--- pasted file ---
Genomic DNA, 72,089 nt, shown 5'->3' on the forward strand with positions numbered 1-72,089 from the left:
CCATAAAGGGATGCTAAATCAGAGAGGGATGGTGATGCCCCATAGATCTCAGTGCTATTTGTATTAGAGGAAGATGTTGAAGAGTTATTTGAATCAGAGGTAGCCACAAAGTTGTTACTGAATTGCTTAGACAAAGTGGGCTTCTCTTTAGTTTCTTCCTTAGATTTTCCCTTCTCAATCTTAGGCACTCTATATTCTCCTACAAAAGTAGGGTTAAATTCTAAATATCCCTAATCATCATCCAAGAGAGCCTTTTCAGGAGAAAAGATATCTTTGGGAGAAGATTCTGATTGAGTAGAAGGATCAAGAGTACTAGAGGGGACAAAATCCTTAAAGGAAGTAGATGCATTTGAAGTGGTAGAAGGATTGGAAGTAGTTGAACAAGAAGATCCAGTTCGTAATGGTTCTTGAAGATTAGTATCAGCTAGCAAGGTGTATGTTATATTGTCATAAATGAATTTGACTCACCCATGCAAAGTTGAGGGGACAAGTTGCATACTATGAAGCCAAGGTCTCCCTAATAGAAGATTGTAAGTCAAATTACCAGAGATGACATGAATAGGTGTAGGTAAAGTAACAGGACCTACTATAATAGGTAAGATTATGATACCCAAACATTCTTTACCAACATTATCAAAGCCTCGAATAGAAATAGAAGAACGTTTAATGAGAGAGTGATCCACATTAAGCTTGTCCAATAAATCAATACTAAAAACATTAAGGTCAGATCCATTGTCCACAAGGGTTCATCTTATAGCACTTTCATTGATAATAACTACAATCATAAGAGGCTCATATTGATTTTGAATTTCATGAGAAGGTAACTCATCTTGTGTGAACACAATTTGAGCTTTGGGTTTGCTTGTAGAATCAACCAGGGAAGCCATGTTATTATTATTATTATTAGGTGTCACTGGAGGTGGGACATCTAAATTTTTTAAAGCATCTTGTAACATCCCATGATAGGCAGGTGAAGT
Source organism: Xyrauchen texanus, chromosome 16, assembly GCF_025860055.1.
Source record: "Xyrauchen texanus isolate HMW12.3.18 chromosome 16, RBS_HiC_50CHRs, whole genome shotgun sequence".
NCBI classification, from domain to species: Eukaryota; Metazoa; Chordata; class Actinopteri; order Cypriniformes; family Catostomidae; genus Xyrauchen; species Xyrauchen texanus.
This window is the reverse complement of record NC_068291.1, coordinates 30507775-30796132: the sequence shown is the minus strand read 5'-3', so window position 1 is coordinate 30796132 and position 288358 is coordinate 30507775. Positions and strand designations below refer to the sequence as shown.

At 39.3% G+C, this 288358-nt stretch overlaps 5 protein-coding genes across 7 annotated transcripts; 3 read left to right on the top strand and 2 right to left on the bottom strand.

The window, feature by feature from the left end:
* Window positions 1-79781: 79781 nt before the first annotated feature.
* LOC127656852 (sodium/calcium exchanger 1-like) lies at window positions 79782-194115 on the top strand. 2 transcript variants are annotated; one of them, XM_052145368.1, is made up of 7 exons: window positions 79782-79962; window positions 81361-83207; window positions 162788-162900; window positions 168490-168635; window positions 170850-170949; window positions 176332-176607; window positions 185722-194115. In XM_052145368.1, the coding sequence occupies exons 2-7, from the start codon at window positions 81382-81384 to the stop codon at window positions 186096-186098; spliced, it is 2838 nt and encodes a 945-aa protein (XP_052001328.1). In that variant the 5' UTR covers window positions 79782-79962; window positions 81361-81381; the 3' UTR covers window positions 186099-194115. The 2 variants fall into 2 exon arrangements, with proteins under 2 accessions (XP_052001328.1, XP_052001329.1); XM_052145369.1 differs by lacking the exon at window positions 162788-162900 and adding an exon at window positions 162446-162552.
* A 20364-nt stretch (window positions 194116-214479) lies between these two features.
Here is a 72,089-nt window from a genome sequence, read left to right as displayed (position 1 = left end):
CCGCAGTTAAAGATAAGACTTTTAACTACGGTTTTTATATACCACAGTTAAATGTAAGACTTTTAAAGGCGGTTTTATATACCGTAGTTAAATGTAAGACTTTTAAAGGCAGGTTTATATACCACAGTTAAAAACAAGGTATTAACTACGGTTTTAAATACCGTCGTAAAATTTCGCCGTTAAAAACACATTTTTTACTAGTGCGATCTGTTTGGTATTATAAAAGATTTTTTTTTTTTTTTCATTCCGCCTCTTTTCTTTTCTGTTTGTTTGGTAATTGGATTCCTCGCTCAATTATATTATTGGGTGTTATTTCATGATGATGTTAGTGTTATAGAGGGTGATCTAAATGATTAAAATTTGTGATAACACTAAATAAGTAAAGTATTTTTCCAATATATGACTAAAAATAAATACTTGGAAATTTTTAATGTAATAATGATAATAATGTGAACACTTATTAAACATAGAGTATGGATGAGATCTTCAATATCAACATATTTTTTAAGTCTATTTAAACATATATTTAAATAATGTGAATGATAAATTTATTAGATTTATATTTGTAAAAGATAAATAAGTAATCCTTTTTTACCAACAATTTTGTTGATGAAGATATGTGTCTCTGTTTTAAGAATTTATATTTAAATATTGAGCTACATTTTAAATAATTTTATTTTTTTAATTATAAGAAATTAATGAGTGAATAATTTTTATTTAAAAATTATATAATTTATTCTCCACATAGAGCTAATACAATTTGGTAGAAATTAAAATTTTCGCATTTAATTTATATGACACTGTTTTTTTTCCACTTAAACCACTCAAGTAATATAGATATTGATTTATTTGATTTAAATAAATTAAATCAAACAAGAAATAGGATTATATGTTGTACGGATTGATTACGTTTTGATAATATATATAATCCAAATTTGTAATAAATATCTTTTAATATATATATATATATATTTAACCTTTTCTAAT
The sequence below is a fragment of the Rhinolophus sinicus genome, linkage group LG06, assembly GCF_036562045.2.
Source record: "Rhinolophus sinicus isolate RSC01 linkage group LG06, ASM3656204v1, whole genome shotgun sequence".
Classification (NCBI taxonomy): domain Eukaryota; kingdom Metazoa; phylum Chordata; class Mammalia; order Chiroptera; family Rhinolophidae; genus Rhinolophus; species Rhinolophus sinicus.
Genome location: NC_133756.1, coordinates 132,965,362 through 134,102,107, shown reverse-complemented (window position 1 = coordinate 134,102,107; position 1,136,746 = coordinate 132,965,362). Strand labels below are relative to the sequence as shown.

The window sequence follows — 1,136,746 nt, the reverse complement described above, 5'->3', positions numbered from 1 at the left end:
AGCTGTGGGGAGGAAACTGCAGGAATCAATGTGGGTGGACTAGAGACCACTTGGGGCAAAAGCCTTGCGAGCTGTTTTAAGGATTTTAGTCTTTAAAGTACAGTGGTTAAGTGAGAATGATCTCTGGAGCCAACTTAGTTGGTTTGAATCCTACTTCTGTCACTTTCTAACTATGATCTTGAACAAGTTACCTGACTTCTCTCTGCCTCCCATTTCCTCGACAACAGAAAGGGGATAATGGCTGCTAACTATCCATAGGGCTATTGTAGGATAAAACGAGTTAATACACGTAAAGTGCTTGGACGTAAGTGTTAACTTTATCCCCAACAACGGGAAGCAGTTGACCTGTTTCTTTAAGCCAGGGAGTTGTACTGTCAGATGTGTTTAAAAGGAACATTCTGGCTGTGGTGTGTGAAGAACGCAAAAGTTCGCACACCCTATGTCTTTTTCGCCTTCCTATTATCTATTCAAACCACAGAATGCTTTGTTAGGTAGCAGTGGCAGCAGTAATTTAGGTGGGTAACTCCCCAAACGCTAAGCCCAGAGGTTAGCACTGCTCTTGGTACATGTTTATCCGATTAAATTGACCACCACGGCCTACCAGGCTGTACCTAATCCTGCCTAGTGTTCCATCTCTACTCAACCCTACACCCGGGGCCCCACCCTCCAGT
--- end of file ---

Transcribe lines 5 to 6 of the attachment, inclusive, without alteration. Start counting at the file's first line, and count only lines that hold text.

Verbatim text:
NCBI classification, from domain to species: Eukaryota; Metazoa; Chordata; class Actinopteri; order Cypriniformes; family Catostomidae; genus Xyrauchen; species Xyrauchen texanus.
This window is the reverse complement of record NC_068291.1, coordinates 30507775-30796132: the sequence shown is the minus strand read 5'-3', so window position 1 is coordinate 30796132 and position 288358 is coordinate 30507775. Positions and strand designations below refer to the sequence as shown.